“Diabulimia” is a non-clinical term used to describe when people with type 1 diabetes misuse insulin to lose weight. Although diabulimia is not recognized as a formal diagnosis in medical and psychiatric communities, it represents a potentially life-threatening practice.
Diabulimia typically describes the intentional restriction of insulin, either by reducing or omitting doses. This induces glycosuria—the excretion of glucose into the urine—which may result in weight loss. However, this kind of insulin restriction heightens the risk of serious medical complications from diabetes (including vision loss, kidney failure, and death ).1 This behavior also results in increased psychological distress and lower quality of life.2
Insulin restriction isn’t a problem affecting only an isolated few. One study2 found that 31% of women with insulin-dependent diabetes mellitus reported intentional insulin restriction (8.8% restricted frequently), peaking in late adolescence and early adulthood.
Diabulimia can be difficult to detect. Some people may exhibit eating disorder behaviors, especially those related to bulimia (e.g. binge eating and purging), while others may manipulate their insulin without engaging in other eating disorder behaviors. Signs to watch for include3:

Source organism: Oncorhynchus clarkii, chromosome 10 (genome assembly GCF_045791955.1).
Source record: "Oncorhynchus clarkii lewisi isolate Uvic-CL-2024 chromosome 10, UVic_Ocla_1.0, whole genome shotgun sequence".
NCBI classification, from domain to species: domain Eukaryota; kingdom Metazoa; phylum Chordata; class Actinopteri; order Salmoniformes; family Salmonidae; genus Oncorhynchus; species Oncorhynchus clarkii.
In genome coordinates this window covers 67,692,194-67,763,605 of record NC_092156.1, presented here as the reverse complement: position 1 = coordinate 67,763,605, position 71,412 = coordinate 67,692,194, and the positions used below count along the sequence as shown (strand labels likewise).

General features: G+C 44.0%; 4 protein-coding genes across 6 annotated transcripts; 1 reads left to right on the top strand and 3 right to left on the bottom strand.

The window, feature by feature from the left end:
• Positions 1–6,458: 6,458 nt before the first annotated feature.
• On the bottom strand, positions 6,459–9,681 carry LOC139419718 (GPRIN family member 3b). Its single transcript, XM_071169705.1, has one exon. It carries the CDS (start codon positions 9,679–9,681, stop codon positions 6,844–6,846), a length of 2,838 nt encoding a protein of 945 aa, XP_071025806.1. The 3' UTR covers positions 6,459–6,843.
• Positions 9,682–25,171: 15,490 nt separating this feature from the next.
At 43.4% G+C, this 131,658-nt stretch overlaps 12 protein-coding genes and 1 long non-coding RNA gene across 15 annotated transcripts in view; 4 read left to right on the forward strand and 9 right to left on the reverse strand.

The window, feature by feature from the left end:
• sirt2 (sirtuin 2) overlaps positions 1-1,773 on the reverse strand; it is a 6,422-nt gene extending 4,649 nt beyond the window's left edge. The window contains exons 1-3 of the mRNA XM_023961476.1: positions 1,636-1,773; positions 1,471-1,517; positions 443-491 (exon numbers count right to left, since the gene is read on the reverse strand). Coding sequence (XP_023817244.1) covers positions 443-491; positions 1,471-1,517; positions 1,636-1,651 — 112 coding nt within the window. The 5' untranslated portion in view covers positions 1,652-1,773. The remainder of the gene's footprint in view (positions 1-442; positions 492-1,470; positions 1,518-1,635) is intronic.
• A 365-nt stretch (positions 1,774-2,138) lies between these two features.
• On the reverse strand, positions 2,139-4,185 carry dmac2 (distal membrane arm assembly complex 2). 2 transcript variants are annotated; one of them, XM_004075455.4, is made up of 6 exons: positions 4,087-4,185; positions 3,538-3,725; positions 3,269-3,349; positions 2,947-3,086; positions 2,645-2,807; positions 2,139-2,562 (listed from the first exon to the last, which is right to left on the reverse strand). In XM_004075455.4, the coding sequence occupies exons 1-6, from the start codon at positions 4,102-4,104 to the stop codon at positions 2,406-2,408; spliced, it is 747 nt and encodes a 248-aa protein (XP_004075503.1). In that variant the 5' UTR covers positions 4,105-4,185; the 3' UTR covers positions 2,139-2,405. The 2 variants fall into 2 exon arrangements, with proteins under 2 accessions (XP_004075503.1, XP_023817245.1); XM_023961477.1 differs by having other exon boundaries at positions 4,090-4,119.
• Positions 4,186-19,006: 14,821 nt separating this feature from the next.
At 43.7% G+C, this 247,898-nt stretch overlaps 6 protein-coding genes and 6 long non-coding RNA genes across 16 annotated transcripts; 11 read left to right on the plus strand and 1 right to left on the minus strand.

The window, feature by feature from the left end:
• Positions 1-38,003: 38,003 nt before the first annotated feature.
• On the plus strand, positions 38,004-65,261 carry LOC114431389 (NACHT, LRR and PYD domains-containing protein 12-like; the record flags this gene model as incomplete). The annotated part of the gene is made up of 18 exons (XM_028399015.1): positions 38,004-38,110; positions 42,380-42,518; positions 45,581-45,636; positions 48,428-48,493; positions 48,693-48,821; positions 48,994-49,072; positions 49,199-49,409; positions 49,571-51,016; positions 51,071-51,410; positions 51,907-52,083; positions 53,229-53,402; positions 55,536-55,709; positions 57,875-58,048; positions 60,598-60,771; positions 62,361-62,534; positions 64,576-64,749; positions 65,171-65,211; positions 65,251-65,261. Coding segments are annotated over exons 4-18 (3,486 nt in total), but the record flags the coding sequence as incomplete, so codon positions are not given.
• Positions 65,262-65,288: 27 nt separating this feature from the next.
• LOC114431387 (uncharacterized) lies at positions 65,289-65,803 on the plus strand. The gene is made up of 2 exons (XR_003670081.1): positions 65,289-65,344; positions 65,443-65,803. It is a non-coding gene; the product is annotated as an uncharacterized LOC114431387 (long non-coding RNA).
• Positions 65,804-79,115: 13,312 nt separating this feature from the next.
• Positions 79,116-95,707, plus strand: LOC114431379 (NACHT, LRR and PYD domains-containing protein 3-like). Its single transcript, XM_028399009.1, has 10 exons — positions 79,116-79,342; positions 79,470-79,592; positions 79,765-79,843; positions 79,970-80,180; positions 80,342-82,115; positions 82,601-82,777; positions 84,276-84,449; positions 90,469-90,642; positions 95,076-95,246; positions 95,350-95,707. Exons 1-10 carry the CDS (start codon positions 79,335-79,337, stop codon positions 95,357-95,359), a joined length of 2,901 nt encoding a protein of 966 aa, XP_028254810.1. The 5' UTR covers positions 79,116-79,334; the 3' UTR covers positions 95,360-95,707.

• Unexplained weight loss
• Persistent thirst
• Frequent urination
• Elevated hemoglobin
• Repeated diabetic ketoacidosis
• Decreased frequency of glucose monitoring
• Canceling doctor appointments or “forgetting” to bring glucose records
The co-occurrence of eating disorders and diabetes is also common in situations that don’t involve insulin restriction. Young women with type 1 diabetes are almost twice as likely to develop an eating disorder compared with aged-matched women who are not diabetic.4 Clinicians working with adolescent and adult women with diabetes should be particularly alert to eating disorder signs, such as depressed or anxious mood, preoccupation with exercise, and low-calorie meal plans.3
Because the co-occurrence of diabetes and an eating disorder can be so complex, additional medical and psychiatric monitoring is needed, including more frequent lab tests and weight checks.3 (For more information on managing diabetes and an eating disorder, see this previous blog post). If possible, find a service like The Emily Program where medical, nursing, and nutrition providers are well-trained in managing the complexities of treating eating disorders in people with diabetes.
“We work to provide integrated treatment that addresses both the eating disorder and the unique aspects that come with co-occurring diabetes mellitus,” said Scott Crow, M.D., Chief Research Officer at The Emily Program. “The issue of insulin omission is a critically important one because it increases the risk of more diabetes complications happening earlier.”
If you have questions or are interested in learning more about The Emily Program’s services, give us a call at 1-888-364-5977.
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